Wright says: “If we do see a correction in the US market, I think that could be the catalyst for a UK re-rating as people think a lot more about valuations rather than the momentum that has really been driving stock markets over the last couple of years.”

Sue Noffke, head of UK equities at Schroders and manager of investment trust Schroder Income Growth (LSE:SCF), agrees that a pullback in share prices for the US tech giants could act as a spur for investors to re-examine their UK exposure.

She says: “Theres only been one game in town and thats US equities. Even within US equities, its been the Magnificent Seven, those large, hyper-scale tech stocks. If we see any crack in that, or an ability for people to think I want some diversity in my portfolio at an asset allocation level, that could stop the outflows from UK equities. The reasons are very similar if you look at Europe and Asia-Pacific as well. So, if you just stop that magnetic draw into US large-cap tech, I think other markets have a chance.”

The peaking of the interest rate cycle

The peaking of the interest rate cycle and inflation continuing to cool could spark a turnaround in fortunes. Data from Martin Currie shows that when interest rates peak, this has historically led to notable outperformance for UK mid-cap shares, which are more domestically focused.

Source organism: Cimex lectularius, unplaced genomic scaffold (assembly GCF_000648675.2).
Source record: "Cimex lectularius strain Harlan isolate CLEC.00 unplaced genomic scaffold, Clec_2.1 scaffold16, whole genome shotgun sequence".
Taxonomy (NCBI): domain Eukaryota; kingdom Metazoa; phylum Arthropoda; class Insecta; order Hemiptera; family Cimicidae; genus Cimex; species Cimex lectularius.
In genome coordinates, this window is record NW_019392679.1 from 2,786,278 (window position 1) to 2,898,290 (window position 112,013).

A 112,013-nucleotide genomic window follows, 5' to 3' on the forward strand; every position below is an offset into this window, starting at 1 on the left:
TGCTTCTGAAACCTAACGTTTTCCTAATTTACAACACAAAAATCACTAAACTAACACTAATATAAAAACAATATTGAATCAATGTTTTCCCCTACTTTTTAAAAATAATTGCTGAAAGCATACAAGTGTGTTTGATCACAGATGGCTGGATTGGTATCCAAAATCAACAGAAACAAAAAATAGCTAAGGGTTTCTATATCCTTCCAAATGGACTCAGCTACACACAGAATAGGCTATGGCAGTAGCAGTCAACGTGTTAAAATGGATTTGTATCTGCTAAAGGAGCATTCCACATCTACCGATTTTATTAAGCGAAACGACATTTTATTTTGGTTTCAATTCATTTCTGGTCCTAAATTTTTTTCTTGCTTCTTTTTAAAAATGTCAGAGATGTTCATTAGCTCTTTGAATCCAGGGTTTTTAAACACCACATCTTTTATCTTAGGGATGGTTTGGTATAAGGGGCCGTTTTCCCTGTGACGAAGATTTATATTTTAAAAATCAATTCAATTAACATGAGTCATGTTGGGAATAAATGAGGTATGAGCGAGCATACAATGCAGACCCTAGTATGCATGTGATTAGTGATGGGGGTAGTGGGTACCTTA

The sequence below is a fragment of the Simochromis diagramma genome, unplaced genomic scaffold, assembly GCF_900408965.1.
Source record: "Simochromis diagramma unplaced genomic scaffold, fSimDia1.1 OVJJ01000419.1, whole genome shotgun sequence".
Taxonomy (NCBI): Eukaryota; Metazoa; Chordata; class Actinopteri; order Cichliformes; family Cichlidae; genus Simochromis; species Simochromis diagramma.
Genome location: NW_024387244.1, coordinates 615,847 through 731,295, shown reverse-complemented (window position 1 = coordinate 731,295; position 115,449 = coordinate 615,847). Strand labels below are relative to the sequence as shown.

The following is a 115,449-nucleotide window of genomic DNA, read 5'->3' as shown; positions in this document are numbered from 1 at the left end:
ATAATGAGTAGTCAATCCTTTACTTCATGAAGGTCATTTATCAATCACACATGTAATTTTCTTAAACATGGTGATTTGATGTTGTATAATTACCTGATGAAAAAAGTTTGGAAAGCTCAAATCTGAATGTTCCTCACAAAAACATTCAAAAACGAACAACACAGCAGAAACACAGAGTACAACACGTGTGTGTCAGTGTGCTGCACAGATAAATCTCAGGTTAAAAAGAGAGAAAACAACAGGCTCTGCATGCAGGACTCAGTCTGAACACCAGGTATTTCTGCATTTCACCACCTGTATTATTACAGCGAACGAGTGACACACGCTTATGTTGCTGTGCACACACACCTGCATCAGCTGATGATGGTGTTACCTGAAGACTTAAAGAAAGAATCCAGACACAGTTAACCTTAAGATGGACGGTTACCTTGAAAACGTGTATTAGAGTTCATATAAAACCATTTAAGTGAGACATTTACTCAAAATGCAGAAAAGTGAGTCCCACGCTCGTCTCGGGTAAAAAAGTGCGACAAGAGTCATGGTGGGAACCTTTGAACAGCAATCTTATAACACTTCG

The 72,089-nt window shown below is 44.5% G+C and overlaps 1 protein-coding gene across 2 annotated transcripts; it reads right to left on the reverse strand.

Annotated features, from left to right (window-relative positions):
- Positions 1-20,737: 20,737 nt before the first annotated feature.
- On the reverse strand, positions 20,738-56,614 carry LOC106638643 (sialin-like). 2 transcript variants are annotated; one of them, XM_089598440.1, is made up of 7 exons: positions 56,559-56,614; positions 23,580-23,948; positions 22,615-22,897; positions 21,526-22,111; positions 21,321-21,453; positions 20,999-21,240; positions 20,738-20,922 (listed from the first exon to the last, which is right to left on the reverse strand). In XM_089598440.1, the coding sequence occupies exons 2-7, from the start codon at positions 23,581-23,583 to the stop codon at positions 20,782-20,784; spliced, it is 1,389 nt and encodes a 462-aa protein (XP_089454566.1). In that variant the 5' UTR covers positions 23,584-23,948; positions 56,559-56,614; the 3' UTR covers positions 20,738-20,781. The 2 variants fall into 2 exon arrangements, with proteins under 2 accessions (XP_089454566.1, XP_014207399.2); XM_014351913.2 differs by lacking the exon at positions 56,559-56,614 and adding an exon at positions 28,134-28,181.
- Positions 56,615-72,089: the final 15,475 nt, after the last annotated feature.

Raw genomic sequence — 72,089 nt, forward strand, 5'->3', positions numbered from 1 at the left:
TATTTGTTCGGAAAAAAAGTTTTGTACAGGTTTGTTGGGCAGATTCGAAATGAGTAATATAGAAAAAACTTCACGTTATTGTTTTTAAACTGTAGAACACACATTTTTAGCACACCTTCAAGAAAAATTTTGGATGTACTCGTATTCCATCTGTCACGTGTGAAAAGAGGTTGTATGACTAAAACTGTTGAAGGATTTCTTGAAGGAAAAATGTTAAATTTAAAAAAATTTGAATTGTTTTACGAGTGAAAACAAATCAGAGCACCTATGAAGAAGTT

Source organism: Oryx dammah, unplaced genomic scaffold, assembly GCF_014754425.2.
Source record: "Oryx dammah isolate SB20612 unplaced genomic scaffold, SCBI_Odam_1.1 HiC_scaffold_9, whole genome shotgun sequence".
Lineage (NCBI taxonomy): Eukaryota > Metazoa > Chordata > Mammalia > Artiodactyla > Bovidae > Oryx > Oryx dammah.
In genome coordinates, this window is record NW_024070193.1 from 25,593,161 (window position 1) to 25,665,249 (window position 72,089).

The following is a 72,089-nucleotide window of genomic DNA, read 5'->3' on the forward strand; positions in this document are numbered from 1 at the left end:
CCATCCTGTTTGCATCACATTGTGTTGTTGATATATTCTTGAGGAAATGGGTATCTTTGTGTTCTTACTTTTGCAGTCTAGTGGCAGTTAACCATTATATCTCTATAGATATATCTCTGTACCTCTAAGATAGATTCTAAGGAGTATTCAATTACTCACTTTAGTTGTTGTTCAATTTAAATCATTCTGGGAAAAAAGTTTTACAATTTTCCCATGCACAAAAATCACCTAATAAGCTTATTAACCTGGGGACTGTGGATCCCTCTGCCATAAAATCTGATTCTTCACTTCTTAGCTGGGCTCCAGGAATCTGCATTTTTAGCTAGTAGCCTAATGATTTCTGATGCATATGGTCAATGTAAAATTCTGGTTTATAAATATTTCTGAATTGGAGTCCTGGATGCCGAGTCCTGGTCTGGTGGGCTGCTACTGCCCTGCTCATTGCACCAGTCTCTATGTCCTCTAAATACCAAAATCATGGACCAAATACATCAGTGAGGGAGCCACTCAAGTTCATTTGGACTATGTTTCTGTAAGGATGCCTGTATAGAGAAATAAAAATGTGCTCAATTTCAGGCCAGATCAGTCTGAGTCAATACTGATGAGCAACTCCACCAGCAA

The research found that between 1985 and 2022, the average FTSE 250 index return after rates peaked was 12.3% over one year (2.1 percentage points ahead of the FTSE All-Share Index); 20.3% over three years (5.5 percentage points); and 31% over five years (10.9 percentage points).

Richard Bullas, manager of the FTF Martin Currie UK Mid Cap fund, says that “like a coiled spring, when sentiment starts to shift the market will move quickly”.

Rebecca Maclean, manager of investment trust Dunedin Income Growth (LSE:DIG), agrees that a change in direction for interest rates could create a “tailwind” for investor sentiment towards the UK market.

She says: “There are some underlying fundamentals in terms of interest rates and inflation metrics, which have been a headwind to risk assets, including UK equities. We’re starting to see them turn and be more supportive. Some of those headwinds should start to decrease. We are seeing inflation coming down, it’s easing. We’re seeing what looks like peak interest rates and that should be supportive too.”